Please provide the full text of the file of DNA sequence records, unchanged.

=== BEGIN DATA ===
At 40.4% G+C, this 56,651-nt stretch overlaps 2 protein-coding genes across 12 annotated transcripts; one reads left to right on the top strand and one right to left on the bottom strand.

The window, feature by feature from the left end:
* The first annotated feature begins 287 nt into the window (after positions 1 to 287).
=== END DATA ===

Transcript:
At 40.4% G+C, this 56,651-nt stretch overlaps 2 protein-coding genes across 12 annotated transcripts; one reads left to right on the top strand and one right to left on the bottom strand.

The window, feature by feature from the left end:
* The first annotated feature begins 287 nt into the window (after positions 1 to 287).